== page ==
is the
weight update for `W`

after a full fine-tuning. We can then decompose the weight update matrix `ΔW`

into two smaller matrices: `ΔW = WA*WB`

, where `WA`

is an `A × r`

-dimensional matrix, and `WB`

is an
`r × B`

-dimensional matrix. Here, we keep the original weight `W`

frozen and only train the new
matrices `WA`

and `WB`

. This summarizes the LoRA method, which is also illustrated in the following
figure.

## The benefits of LoRA#

**Reduced resource consumption.**Fine-tuning deep learning models typically requires substantial computational resources, which can be expensive and time-consuming. LoRA reduces the demand for resources while maintaining high performance.**Faster iterations.**LoRA enables rapid iterations, making it easier to experiment with different fine-tuning tasks and adapt models quickly.**Improved transfer learning.**LoRA enhances the effectiveness of transfer learning, as models with LoRA adapters can be fine-tuned with fewer data. This is particularly valuable in situations where labeled data are scarce.**Broad applicability.**LoRA is versatile and can be applied across diverse domains, including natural language processing, computer vision, and speech recognition.**Lower carbon footprint.**By reducing computational requirements, LoRA contributes to a greener and more sustainable approach to deep learning.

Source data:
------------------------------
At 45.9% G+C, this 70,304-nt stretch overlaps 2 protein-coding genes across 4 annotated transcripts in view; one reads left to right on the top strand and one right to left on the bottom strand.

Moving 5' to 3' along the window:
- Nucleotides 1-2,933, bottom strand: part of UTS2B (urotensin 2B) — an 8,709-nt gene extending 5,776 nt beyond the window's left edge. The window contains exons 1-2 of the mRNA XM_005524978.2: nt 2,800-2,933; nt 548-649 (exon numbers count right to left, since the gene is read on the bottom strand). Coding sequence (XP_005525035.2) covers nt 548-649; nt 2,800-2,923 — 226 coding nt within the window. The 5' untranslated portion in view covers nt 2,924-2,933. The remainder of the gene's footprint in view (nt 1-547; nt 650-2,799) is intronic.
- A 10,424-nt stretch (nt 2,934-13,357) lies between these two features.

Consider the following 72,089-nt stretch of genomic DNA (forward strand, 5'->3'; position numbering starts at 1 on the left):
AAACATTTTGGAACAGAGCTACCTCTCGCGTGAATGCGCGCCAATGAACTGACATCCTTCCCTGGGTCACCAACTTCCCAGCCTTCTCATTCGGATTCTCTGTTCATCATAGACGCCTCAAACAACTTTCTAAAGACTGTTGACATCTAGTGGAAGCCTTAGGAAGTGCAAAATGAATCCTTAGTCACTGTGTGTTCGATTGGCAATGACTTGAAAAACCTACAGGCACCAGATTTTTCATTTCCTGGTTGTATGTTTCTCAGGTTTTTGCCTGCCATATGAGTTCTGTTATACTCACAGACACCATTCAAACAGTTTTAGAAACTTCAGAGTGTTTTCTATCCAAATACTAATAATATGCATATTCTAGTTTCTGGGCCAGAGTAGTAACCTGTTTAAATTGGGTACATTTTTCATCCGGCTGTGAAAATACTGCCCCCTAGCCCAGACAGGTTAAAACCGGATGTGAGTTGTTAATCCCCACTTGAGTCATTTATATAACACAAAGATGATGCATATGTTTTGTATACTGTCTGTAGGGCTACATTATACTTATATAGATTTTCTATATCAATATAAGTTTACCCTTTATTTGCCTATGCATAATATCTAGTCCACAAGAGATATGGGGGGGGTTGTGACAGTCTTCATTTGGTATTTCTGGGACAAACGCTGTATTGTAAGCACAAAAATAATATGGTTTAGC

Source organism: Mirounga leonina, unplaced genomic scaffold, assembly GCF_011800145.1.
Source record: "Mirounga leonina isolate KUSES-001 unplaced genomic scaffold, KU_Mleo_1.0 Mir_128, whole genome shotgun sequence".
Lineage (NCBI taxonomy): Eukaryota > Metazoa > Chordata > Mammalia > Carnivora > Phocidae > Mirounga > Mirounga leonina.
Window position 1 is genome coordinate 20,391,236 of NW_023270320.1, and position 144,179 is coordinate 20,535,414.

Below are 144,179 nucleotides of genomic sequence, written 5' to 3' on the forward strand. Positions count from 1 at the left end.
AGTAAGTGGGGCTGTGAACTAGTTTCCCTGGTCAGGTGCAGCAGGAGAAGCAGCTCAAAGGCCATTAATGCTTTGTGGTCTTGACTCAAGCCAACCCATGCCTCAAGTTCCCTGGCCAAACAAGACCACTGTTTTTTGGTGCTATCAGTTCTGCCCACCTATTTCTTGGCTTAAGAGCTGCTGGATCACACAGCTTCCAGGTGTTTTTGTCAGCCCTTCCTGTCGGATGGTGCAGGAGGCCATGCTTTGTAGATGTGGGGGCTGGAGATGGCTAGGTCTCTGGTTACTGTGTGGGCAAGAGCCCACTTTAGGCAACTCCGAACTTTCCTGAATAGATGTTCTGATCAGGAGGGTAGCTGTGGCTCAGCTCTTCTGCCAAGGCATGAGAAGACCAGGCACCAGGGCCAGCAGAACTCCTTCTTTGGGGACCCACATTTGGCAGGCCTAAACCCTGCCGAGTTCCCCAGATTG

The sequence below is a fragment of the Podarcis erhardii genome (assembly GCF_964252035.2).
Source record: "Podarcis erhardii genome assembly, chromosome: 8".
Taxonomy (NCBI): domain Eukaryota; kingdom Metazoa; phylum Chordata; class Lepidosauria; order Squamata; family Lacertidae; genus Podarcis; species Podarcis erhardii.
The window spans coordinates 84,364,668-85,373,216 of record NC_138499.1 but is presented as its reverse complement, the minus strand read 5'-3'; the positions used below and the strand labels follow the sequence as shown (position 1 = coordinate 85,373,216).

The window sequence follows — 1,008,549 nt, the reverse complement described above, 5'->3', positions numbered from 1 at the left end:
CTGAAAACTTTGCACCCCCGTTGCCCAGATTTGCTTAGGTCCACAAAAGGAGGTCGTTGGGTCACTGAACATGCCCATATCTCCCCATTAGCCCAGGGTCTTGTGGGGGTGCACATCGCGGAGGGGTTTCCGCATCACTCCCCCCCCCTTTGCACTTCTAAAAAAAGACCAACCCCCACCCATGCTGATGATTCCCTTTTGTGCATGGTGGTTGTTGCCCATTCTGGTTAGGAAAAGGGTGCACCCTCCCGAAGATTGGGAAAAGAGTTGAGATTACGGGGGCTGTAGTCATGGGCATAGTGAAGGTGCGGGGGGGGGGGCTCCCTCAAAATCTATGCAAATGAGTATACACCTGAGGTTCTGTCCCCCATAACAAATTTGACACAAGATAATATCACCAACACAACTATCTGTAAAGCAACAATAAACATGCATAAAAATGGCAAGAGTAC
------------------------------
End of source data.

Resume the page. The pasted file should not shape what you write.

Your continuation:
## Train a neural network using the LoRA technique#

Our goal is to train a neural network for the classification of the MNIST database of handwritten digits. We then fine-tune this network to improve its performance for a category in which it doesn’t initially perform well.

Hardware: AMD Instinct GPU

Software:

tqdm

The code utilized in this blog post includes contributions sourced from LoRA implementation, with due credit attributed to Umar Jamil.

### Getting started#